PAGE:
Private clouds are exclusively owned and managed by your company but can be hosted internally or externally by a third party. Because they are exclusively owned, the computing resources are isolated, delivered via a secure private network, and not shared with other customers, unlike the public cloud model.
As a result, private clouds tend to be more secure than public clouds. A private cloud is a preferred option for organizations that have stricter security requirements and need more control over the cloud infrastructure, data management, application hosting, and uptime requirements. For example, some security-conscious organizations, such
as research institutions, may opt for private clouds because they offer a similar degree of control and privacy as an on-premises database.
It’s important to note that private clouds are more expensive than public clouds, especially for short-term use. They may be difficult and costly to scale to accommodate more users and increased demand, which can create performance issues that require additional resources and expertise to manage.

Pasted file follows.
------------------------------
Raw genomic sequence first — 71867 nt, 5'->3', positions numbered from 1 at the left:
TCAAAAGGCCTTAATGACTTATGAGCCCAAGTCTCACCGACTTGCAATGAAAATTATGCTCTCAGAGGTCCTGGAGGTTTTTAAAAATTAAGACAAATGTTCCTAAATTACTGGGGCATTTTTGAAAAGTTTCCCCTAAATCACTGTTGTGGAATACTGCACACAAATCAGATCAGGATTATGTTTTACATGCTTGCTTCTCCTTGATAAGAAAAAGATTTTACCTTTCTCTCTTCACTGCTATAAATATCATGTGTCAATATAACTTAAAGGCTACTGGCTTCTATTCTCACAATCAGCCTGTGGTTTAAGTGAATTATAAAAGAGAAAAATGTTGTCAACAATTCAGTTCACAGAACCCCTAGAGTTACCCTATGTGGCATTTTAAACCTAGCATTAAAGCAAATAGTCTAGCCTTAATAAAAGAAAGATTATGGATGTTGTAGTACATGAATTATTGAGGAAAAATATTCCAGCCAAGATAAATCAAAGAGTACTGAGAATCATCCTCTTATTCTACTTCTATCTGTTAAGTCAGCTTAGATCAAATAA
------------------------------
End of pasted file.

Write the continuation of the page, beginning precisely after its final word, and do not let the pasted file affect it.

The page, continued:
Hybrid cloud architecture is a mix of public and private clouds. They are typically integrated in a way that allows applications and data to share the resources between public and private cloud infrastructures. This allows organizations to reap the advantages of each type of solution; they can offer the security and control of a private cloud without sacrificing the scalability, performance, and cost control benefits of public cloud computing.
For instance, organizations with a hybrid cloud can host their high-security IT workloads in a private cloud but leverage
public cloud resources to handle occasional demand spikes. As a result, scaling to provide additional computing capacity does not incur the additional costs typical in a private cloud environment. Instead, it is delivered as a one-time or short-term service through a public cloud.